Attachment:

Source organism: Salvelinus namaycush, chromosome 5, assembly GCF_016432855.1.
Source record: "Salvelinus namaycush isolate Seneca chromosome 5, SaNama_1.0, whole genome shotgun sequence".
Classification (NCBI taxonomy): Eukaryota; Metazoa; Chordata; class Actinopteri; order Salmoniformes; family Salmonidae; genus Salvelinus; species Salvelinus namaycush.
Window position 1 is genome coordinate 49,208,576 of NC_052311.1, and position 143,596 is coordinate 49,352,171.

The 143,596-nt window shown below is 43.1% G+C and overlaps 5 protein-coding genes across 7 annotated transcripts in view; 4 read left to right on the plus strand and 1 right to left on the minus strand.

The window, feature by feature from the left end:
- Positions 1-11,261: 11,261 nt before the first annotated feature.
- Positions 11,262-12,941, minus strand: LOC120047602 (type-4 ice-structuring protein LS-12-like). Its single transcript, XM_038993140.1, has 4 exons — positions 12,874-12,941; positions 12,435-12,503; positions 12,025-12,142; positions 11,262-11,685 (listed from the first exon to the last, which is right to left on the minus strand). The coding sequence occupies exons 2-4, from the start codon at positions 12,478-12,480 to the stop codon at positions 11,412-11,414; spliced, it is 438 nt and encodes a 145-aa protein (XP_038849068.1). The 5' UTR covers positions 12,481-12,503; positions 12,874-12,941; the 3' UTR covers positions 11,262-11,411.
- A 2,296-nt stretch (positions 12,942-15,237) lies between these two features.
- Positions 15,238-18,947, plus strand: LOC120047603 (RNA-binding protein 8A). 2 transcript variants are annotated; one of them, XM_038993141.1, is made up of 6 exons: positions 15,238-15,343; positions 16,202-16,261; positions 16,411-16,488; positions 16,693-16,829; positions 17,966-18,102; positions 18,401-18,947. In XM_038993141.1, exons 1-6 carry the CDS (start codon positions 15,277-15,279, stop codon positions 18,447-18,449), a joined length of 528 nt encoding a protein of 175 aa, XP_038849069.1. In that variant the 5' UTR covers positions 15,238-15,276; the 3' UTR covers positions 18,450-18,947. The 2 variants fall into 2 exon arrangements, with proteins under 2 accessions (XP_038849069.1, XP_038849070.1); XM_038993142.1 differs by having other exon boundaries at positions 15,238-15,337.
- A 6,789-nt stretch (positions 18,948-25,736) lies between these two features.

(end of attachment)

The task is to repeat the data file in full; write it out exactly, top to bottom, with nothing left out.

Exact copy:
Source organism: Salvelinus namaycush, chromosome 5, assembly GCF_016432855.1.
Source record: "Salvelinus namaycush isolate Seneca chromosome 5, SaNama_1.0, whole genome shotgun sequence".
Classification (NCBI taxonomy): Eukaryota; Metazoa; Chordata; class Actinopteri; order Salmoniformes; family Salmonidae; genus Salvelinus; species Salvelinus namaycush.
Window position 1 is genome coordinate 49,208,576 of NC_052311.1, and position 143,596 is coordinate 49,352,171.

The 143,596-nt window shown below is 43.1% G+C and overlaps 5 protein-coding genes across 7 annotated transcripts in view; 4 read left to right on the plus strand and 1 right to left on the minus strand.

The window, feature by feature from the left end:
- Positions 1-11,261: 11,261 nt before the first annotated feature.
- Positions 11,262-12,941, minus strand: LOC120047602 (type-4 ice-structuring protein LS-12-like). Its single transcript, XM_038993140.1, has 4 exons — positions 12,874-12,941; positions 12,435-12,503; positions 12,025-12,142; positions 11,262-11,685 (listed from the first exon to the last, which is right to left on the minus strand). The coding sequence occupies exons 2-4, from the start codon at positions 12,478-12,480 to the stop codon at positions 11,412-11,414; spliced, it is 438 nt and encodes a 145-aa protein (XP_038849068.1). The 5' UTR covers positions 12,481-12,503; positions 12,874-12,941; the 3' UTR covers positions 11,262-11,411.
- A 2,296-nt stretch (positions 12,942-15,237) lies between these two features.
- Positions 15,238-18,947, plus strand: LOC120047603 (RNA-binding protein 8A). 2 transcript variants are annotated; one of them, XM_038993141.1, is made up of 6 exons: positions 15,238-15,343; positions 16,202-16,261; positions 16,411-16,488; positions 16,693-16,829; positions 17,966-18,102; positions 18,401-18,947. In XM_038993141.1, exons 1-6 carry the CDS (start codon positions 15,277-15,279, stop codon positions 18,447-18,449), a joined length of 528 nt encoding a protein of 175 aa, XP_038849069.1. In that variant the 5' UTR covers positions 15,238-15,276; the 3' UTR covers positions 18,450-18,947. The 2 variants fall into 2 exon arrangements, with proteins under 2 accessions (XP_038849069.1, XP_038849070.1); XM_038993142.1 differs by having other exon boundaries at positions 15,238-15,337.
- A 6,789-nt stretch (positions 18,948-25,736) lies between these two features.